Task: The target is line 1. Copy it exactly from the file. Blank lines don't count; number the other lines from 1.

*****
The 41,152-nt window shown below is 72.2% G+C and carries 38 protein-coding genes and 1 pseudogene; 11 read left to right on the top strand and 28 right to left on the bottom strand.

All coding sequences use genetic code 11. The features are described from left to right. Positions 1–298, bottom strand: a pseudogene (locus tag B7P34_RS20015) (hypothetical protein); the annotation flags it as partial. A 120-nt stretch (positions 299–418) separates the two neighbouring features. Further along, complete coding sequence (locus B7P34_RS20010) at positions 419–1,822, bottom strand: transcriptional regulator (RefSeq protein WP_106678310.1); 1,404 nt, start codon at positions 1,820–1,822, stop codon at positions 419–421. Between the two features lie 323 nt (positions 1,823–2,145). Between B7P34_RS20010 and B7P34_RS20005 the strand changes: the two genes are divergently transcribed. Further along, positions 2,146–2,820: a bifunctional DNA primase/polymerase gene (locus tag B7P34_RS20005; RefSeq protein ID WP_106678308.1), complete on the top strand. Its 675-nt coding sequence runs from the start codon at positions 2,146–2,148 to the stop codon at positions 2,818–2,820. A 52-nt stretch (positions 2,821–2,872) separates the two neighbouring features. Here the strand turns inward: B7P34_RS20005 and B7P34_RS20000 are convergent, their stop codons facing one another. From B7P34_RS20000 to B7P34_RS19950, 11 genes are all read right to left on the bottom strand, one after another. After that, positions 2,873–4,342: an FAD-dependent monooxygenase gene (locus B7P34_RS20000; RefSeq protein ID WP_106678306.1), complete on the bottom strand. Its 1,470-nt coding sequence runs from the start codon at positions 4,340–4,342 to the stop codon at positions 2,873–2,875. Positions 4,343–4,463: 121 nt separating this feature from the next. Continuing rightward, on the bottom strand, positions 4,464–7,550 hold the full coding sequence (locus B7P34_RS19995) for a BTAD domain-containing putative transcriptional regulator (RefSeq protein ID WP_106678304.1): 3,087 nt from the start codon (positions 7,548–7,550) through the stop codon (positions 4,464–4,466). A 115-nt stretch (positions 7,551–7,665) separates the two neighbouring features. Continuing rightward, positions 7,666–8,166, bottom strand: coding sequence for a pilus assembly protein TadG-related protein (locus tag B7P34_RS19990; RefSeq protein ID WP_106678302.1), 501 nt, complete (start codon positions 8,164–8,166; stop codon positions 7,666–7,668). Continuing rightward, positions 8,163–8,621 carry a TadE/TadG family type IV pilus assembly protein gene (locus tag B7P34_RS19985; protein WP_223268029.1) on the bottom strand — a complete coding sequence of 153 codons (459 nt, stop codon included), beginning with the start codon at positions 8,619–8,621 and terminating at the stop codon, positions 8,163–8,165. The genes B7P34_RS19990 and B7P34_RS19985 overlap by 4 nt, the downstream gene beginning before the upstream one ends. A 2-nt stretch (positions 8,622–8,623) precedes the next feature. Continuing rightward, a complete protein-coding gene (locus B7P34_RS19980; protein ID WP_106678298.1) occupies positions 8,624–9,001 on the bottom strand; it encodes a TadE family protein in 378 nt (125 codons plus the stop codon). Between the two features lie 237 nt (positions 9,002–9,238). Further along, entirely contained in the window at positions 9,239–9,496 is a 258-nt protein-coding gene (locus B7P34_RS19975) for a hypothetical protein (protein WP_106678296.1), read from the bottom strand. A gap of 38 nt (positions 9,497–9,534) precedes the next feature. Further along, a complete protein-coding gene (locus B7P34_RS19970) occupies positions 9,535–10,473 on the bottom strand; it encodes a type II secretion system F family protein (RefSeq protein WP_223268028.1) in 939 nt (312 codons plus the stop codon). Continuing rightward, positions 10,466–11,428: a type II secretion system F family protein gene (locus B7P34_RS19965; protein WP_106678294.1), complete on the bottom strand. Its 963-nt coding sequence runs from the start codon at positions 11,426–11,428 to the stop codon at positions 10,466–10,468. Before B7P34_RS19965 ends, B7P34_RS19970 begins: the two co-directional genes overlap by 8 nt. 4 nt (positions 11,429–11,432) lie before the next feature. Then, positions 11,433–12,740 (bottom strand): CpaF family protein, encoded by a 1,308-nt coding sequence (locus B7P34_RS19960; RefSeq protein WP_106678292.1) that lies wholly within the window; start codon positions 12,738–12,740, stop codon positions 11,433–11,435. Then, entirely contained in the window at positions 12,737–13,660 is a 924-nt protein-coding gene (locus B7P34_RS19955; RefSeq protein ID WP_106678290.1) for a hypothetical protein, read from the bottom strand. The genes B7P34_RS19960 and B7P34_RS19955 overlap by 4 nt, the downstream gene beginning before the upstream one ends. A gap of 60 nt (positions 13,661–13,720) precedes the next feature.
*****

The 41,152-nt window shown below is 72.2% G+C and carries 38 protein-coding genes and 1 pseudogene; 11 read left to right on the top strand and 28 right to left on the bottom strand.